[1:50:49] It's impossible. She's never gotten anything, really.

[1:50:52] If she's still in the state where every one of your perspectives she can only interpret as to whether it helps or harms her immediate emotional interest, then you're not in the conversation.

[1:51:02] Yeah.

[1:51:02] Like, well, I'm not getting what I want, therefore you're bad. Well, I am getting what you want. Therefore, I'll give you a pat on the head, right? That's how you train a puppy, right? So that's not personhood. Personhood is, tell me more. I'm curious. Tell me more, right? Right.

[1:51:17] Yeah. And I never, like, even since they've apologized, like my dad last night in the conversation where he wasn't aggressive and he apologized, like I, at one point, because he was explaining how important family is, because it's like the piece away from the chaos of society. I'm like, I never once in my entire childhood felt that way about my immediate or extended family. And then he just like glossed right over that. Right. Like I just said a very important thing.

[1:51:44] Right but it's not important because he's trying to tell you family is everything so you do what he wants and if that strategy doesn't work then he'll just move on to some other strategy he's got no curiosity about your experience it's like okay i'll try this key in the lock does it open the lock nope okay i'll try this key in the lock i'll just try my whole series of bullshit manipulations and i'll just keep trying the keys until i get what i want yep doesn't matter like Like, you don't sit there and say to the lock, are you okay? Do you mind if I violate you once more, Harvey Weinstein style? Like, are you okay? Do you need some lubrication? Do you need some wine? Do you need some Barry Gibb or Barry White? Do you need anything?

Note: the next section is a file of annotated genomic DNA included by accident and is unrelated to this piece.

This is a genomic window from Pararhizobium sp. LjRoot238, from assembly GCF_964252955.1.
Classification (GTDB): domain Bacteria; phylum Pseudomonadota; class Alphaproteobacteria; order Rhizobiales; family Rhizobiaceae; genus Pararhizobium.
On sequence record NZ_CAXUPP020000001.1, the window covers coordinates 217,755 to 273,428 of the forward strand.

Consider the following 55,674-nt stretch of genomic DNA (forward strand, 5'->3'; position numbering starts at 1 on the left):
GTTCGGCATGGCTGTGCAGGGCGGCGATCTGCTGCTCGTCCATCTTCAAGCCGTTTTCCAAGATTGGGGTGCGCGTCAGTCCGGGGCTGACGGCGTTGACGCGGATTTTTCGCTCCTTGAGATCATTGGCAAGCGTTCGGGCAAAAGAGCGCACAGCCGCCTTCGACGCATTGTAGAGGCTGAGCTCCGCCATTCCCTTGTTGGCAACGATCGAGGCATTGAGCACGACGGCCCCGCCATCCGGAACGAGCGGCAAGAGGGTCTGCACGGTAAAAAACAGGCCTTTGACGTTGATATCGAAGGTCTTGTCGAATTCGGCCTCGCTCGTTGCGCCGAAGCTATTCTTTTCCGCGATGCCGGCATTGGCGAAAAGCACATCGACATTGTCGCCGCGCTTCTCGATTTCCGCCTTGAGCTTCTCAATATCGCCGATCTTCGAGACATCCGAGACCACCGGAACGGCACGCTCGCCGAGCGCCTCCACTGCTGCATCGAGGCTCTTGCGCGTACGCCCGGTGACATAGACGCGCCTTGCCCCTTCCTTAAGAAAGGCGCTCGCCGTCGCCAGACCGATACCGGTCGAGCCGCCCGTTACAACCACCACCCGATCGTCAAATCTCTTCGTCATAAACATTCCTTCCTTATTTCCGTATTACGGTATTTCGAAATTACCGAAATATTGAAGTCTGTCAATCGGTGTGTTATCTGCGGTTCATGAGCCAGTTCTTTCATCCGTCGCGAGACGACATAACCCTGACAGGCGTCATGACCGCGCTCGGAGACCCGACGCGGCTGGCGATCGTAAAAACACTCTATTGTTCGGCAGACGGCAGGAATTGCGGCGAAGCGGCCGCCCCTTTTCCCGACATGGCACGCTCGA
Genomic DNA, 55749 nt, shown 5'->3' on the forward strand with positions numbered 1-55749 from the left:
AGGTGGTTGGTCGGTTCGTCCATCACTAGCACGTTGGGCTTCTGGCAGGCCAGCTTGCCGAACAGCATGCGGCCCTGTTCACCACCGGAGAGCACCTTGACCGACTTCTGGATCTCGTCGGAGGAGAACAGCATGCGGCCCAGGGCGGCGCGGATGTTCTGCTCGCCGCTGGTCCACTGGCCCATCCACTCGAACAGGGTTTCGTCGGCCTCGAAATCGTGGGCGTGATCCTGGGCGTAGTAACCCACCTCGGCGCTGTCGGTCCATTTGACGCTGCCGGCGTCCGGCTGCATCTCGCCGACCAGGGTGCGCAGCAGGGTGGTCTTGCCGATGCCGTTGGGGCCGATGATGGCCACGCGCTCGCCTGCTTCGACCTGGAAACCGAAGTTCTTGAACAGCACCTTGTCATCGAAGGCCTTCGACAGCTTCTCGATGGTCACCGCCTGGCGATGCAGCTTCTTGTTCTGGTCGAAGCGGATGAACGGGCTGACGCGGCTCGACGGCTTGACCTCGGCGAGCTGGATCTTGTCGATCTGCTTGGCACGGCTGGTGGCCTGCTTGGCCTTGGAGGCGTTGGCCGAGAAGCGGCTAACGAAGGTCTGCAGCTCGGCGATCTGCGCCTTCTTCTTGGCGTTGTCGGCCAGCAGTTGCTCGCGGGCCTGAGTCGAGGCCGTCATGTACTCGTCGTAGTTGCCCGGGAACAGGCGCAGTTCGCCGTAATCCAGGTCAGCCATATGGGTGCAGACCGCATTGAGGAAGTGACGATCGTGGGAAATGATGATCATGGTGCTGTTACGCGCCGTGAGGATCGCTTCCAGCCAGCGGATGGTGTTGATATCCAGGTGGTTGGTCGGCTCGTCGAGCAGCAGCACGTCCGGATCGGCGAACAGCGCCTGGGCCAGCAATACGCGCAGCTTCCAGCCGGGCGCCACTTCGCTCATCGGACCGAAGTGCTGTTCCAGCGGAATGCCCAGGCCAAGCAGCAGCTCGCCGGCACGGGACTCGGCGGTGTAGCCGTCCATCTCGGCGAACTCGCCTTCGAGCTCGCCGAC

[1:52:23] The self-centered nature of conversation

[1:52:24] You know, sweet nothings, candlelight. You know, do you need a sponge bath, a back rub? You know, it's just like, nope, try the key, try the key, try the key. Damn it, right?

[1:52:32] Yep.

[1:52:34] Yeah, it's a pretty horrible thing to be on the receiving end of, just seeing that they just don't care. They don't care, seems to me.

[1:52:42] Yeah, yeah. And I just know that if I, like, because my dad, he probably feels like, oh, I apologized. I was really open. And if I go to him and be like, yeah, you weren't open and you haven't changed at all.

[1:52:55] Well, so the apology then just becomes a precursor to more bullying. Like, hey, hey, man, I apologize. I apologized. I did what you wanted. What more do you? Now you're just being unreasonable. I did what you asked.

[1:53:06] That's exactly what's going to happen.

[1:53:07] I did apologize, and now you want more, and then come on, man.

[1:53:10] That's exactly what's going to happen.

[1:53:12] Yeah, so it's just a setup, and I'm sorry about that. It's just, you know, genuine apologies are really powerful and beautiful things to both give and to receive, and this kind of setup is really gross.